Language Selection

English French German Italian Portuguese Spanish

Debian and the Creative Commons

Filed under
OSS

The problem essentially is this: none of the Creative Commons licenses have a "source" requirement (unlike the GPL, for example), because, being intended for creative content, it was generally felt that no definition of "source" was really workable, and what's worse, the intuitive rules for different media would likely be very different.

Because of this, there is no "parallel distribution" requirement for "source" and "binary" versions of works in CC licenses. Instead, the licenses insist on a much milder requirement: the work must be distributed in a form that at least does not actively interfere with the end user's freedom to use, modify and use, or distribute the modified version.

There has been a long-standing misconception that this provision would keep a user from applying TPM to a CC work in order to play it on a platform which requires TPM in order to play (a "TPM-Only Platform"). According to the CC representatives I've listened to, including General Counsel, Mia Garlick, this was not true in the previous CC licenses (that is: "yes you can TPM your own works on your own devices"). At the very least, the "fair use/fair dealing" provision is believed to provide this right in most jurisdictions, and the exact wording of the license is supposed to make it available generally. Nevertheless, there was agreement that the wording was too vague, and the CCPLv3 license has been revised to clear up the question (which I can vouch for myself, having read it -- though, of course, unlike Garlick, I am not a lawyer!).

Full Story.

More in Tux Machines

Mozilla Wants to Save the Open Web, but is it Too Late?

Again, I think this is absolutely correct. But what it fails to recognise is that one of the key ways of making the Web medium "less free and open" is the use of legally-protected DRM. DRM is the very antithesis of openness and of sharing. And yet, sadly, as I reported back in May, Mozilla has decided to back adding DRM to the Web, starting first with video (but it won't end there...) This means Mozilla's Firefox is itself is a vector of attack against openness and sharing, and undermines its own lofty goals in the Open Web Fellows programme. Read more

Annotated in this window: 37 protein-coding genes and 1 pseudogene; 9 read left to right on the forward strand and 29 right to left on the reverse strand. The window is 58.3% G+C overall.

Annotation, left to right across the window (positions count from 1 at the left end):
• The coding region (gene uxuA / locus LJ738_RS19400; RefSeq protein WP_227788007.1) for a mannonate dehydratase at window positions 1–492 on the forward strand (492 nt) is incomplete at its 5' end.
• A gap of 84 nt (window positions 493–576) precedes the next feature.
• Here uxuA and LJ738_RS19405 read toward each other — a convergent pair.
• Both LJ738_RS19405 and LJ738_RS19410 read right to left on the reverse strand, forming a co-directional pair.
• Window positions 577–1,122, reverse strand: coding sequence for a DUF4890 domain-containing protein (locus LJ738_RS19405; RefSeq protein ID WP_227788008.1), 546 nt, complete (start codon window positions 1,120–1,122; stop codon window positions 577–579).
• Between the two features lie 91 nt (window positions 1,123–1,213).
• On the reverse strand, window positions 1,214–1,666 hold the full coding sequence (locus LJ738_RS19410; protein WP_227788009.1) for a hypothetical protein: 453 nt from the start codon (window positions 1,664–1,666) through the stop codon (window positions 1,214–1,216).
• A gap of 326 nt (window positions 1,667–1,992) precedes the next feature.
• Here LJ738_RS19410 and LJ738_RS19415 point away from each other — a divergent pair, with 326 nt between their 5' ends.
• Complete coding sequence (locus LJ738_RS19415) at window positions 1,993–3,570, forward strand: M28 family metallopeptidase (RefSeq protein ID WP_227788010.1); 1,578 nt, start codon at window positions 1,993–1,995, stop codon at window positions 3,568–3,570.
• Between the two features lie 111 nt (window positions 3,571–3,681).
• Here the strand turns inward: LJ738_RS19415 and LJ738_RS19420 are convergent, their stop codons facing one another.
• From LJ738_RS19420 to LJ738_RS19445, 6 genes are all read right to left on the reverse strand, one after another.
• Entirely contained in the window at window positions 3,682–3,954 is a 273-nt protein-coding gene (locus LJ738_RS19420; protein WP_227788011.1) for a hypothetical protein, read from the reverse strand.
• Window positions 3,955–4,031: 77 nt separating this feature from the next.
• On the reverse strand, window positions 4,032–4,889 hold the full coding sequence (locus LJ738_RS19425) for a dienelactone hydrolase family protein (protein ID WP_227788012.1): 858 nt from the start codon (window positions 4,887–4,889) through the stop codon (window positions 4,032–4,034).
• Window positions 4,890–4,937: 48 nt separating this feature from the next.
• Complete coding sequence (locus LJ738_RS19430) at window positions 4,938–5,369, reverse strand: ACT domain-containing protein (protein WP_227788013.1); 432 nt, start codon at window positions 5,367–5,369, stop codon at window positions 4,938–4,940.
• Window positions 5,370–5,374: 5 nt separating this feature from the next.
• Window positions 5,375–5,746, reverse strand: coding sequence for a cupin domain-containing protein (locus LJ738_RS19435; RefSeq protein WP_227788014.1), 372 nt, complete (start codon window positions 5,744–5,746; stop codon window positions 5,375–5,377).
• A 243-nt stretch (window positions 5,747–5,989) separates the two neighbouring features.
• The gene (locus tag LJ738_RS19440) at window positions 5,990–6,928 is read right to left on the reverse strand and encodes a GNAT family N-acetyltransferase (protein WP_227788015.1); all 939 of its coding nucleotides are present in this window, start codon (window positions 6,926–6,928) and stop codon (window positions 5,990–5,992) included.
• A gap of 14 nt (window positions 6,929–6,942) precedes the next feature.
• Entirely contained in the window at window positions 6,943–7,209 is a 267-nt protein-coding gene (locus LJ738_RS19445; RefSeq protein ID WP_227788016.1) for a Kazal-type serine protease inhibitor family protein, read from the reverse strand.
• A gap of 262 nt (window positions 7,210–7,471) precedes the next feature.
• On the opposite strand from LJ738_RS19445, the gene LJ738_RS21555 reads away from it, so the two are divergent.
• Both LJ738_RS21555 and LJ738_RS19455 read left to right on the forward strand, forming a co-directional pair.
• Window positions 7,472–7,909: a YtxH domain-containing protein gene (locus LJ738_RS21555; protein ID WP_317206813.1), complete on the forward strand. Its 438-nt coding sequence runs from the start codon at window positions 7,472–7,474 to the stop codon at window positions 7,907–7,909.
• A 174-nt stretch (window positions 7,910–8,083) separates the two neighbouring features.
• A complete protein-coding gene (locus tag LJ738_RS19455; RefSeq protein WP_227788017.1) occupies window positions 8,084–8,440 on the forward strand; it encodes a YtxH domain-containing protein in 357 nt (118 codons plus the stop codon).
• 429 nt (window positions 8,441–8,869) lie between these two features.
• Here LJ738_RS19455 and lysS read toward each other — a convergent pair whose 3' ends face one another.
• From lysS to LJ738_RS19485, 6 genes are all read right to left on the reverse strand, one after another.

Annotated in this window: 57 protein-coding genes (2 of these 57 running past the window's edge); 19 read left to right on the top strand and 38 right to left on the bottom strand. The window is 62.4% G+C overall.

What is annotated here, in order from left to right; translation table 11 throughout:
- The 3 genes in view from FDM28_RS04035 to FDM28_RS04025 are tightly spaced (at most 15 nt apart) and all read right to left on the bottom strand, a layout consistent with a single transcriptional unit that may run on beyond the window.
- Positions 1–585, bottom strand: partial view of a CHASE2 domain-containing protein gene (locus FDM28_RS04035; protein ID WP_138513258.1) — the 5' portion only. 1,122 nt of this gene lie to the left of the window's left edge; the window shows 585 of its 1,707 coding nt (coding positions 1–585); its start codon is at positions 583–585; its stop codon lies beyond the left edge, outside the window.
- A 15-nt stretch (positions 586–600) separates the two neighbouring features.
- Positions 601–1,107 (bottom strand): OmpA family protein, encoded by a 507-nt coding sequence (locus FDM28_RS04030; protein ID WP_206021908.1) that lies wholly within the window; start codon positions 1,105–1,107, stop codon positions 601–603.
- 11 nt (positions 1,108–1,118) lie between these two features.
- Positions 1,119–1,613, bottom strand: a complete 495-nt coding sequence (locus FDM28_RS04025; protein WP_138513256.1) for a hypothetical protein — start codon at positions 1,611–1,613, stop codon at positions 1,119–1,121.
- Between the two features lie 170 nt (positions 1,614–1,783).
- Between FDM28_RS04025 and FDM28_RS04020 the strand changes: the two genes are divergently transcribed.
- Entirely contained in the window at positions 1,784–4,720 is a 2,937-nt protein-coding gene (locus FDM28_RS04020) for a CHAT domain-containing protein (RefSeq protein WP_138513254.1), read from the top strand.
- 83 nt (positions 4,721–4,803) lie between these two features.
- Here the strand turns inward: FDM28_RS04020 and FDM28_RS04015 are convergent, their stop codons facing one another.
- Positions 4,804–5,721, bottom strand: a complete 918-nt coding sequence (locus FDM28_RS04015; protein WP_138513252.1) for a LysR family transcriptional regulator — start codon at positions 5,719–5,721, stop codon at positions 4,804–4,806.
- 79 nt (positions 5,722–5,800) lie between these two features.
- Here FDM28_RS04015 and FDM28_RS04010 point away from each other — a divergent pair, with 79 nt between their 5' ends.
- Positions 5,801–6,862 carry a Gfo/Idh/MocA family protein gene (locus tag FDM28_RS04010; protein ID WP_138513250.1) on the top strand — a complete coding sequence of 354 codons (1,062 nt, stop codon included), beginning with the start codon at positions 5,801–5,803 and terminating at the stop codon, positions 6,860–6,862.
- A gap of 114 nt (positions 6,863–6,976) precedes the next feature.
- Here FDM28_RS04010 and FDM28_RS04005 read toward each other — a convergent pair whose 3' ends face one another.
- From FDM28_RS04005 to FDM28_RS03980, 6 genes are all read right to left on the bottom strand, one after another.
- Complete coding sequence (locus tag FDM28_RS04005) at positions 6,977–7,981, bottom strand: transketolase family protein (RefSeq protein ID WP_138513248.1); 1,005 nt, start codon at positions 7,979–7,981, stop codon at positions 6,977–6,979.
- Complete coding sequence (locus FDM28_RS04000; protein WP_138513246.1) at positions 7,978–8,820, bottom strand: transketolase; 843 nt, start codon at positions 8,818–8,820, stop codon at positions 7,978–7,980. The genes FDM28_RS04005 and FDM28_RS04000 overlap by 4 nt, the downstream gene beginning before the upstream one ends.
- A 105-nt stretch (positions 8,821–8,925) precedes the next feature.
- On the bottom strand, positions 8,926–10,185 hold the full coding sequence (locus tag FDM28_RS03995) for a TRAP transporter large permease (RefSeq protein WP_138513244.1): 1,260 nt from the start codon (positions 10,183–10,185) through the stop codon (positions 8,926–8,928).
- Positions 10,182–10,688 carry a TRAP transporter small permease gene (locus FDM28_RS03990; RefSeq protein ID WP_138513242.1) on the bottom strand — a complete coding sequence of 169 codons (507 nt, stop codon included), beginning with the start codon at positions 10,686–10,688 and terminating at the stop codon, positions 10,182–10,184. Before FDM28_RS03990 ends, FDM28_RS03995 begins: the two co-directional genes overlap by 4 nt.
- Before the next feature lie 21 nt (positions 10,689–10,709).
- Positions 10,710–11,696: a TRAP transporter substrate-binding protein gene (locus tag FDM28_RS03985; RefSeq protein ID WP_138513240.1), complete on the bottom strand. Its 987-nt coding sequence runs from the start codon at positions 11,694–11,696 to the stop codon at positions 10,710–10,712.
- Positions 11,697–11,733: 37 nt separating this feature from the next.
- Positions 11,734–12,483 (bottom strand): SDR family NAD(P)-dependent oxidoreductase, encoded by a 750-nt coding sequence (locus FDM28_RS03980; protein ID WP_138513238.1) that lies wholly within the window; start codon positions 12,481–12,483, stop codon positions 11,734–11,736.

Open source is starting to make a dent in proprietary software fortunes

Open source has promised to unseat proprietary competitors for decades, but the cloud may make the threat real. Read more

Chakra-2014.09-Euler released

The Chakra team is happy to announce the first release of the Chakra Euler series, which will follow the 4.14 KDE releases. A noticeable change in this release is the major face-lift of Kapudan, which now gives the option to users to enable the [extra] repository during first boot so they can easily install the most popular GTK-based applications. Kudos to george2 for the development and Malcer for the artwork. Read more

What Linux User Groups Can Do for FOSS

On a monthly basis — on the last Saturday each month — members of the Felton Linux Users Group drag their collective butts out of bed at the crack of 9:30, or possibly earlier, and make their way from various points in the sleepy little town just northeast of Santa Cruz to the solar-powered Felton Fire Station for their meeting. It’s a good group with core regulars hosting meetings since the Lindependence Project held three open houses to introduce the town to Linux in the summer of 2008. In those open houses, various distros like Debian, Fedora, Ubuntu and Mandriva, along with hardware maker ZaReason, and even an open-source stuffed penguin maker called Open Animals based in Phoenix, appeared to show their wares to the curious in the San Lorenzo Valley area. Around 600 people appeared over the three days and more than 300 live CDs went out the door. Read more